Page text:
For example, if you type せんに instead of せんい for 繊維:

The message is a little less explicit here, because we want to make sure it was definitely a typo and you do in fact know the correct reading.

Impossible kana combinations

If you accidentally type something into the reading field that doesn’t exist in standard Japanese, you should now get a shake. For example, if you type “sshita” instead of “shita” and end up with っした for the vocabulary word 下, you’ll get a shake:

We’ll be refining this last scenario over time, but we hope it will already catch quite a few more typos and give you a chance to show that you really did know the answer.

Thanks for reading! If you have any feedback or questions, let us know below or send us an email at






About time! This has caused me so much frustration in the past and it’s one of the reasons why I don’t do reviews from the default web app but use Tsurukame instead. I am glad it is finally the default behaviour. Maybe at some point also the issue with burnt items will be resolved… one can hope🤞🏻


I’d argue that this should just be allowed to pass as correct. If someone is remembering the kanji meaning for a radical, then they’ve likely integrated that part of the kanji and no longer require the radical for mnemonics. (Or they may be using the kanji meaning as a mnemonic.)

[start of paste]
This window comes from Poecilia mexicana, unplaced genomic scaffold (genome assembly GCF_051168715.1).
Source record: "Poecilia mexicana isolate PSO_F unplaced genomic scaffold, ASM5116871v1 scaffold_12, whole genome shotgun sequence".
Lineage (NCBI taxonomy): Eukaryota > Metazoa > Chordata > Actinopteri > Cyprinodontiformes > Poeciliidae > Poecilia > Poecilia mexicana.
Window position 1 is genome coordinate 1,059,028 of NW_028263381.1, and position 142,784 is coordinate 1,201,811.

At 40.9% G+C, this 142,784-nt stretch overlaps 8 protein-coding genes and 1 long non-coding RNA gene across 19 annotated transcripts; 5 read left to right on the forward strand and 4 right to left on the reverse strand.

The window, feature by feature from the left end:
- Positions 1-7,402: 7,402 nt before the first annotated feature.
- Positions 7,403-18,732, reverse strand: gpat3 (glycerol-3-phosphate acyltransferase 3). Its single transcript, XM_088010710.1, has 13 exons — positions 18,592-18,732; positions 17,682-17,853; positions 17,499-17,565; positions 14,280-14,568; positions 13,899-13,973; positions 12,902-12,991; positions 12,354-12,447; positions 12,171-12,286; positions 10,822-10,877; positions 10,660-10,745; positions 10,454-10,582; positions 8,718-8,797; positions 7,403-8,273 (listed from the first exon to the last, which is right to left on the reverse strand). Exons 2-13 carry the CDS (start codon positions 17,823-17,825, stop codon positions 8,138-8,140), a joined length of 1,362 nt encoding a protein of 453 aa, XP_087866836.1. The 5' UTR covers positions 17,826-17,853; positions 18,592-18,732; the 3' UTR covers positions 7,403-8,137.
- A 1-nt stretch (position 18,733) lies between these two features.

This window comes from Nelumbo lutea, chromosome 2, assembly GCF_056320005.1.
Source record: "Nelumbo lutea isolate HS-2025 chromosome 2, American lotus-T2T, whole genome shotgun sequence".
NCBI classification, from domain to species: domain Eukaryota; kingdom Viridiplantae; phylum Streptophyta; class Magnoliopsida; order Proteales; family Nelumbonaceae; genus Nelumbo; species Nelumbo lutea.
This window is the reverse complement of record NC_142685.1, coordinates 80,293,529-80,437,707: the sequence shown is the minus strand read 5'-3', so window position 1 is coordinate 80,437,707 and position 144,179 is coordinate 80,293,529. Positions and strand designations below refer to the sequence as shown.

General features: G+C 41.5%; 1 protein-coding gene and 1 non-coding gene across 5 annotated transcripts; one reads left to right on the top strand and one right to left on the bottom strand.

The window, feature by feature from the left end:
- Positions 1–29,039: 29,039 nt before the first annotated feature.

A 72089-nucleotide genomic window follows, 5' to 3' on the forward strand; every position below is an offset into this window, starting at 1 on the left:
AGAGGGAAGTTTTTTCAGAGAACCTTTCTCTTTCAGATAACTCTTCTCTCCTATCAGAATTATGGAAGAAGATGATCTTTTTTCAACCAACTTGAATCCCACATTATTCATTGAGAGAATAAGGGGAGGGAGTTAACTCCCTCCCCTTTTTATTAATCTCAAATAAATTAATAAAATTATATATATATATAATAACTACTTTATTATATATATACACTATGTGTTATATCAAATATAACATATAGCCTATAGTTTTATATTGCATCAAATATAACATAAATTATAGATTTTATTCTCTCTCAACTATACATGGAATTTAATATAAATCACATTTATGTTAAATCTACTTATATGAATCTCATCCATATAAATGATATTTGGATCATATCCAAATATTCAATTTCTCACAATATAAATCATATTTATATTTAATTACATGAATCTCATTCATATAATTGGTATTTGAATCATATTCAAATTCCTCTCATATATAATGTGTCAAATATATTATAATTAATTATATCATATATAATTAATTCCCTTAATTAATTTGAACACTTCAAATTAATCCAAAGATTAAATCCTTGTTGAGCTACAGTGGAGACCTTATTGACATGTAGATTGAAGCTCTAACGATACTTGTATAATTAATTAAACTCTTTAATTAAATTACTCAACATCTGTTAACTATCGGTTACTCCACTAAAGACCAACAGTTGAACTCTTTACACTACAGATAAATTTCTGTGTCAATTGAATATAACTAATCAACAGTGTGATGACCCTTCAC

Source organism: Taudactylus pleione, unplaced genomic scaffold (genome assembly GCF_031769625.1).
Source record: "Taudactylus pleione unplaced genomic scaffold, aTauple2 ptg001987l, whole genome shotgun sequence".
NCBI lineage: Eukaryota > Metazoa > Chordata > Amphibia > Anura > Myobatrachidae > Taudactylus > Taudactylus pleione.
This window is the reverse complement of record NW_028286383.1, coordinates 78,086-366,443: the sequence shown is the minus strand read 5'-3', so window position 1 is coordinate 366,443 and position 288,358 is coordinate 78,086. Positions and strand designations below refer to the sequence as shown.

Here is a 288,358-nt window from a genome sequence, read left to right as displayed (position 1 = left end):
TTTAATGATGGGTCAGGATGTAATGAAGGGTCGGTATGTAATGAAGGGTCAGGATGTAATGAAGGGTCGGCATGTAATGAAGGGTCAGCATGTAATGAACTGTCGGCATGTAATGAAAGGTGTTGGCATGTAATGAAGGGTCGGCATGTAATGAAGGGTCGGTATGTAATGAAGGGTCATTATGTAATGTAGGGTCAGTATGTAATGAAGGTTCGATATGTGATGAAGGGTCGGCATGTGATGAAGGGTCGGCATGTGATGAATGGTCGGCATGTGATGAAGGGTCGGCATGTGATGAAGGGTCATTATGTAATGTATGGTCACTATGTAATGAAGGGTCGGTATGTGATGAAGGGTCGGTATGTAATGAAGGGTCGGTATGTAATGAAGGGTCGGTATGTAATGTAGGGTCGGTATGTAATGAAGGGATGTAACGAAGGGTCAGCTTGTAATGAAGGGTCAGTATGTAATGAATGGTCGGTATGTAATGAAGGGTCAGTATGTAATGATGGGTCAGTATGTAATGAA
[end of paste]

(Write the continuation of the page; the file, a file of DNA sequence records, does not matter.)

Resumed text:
That’s a very nice change. Kanji/radical mixups in particular have been a source of frustration for me at times.

This is kinda related, but will you also be adding a message if an answer is blacklisted? Since that information isn’t surfaced anywhere that I know of.


Out of curiosity, will a vocabulary word that’s a single kanji preceded with a tilde (~) be considered identical to the kanji? I’ve definitely put “boy name ender” as the kanji meaning for 君 at least once before (and had it marked as wrong). Would that be a mistake or a shake under the new changes?


I can’t ascertain whether adding Kanji meaning as a synonym over than same warning list, would be marked as incorrect, or marked as correct.

Tried with 各 (Kiss), but Each and Every are already in white list. (i.e. does not warn at all)


Great stuff! (why are my likes gone right now :crying_cat_face: )

Plz have this



Hi @ShinySand, we’re working on that as part of a separate update!

Hi @ewokonfire, those cases aren’t included in this update, but I’ll look at adding custom shakes for them.

Hi @polv, user synonyms should override the warning list, so if you have the kanji meaning as a user synonym it would be marked as correct. At the moment, though, we’re working on fixing a bug that causing a user synonym to be marked as incorrect if it is also on the allow list. For that reason, we’ve temporarily added Each and Every to the allow list for 各 (Kiss).


Hi @DelvinWolf! Sorry I missed this earlier. You make a good point, and we do sometimes add the kanji meaning to the allow list. In general we’d prefer to leave it to users to add it as a user synonym when they don’t feel like they need to remember the radical meaning anymore, though.


So long as during these updates you finally fix the bugs that make this basically not allowable for every kanji-radical pair, then I would say it’s fair. However, if it’s going to take longer to fix the bug than to make this shake change (which recent experience with WaniKani support and development suggests it will), then I’m still arguing for allowing kanji meanings for radicals.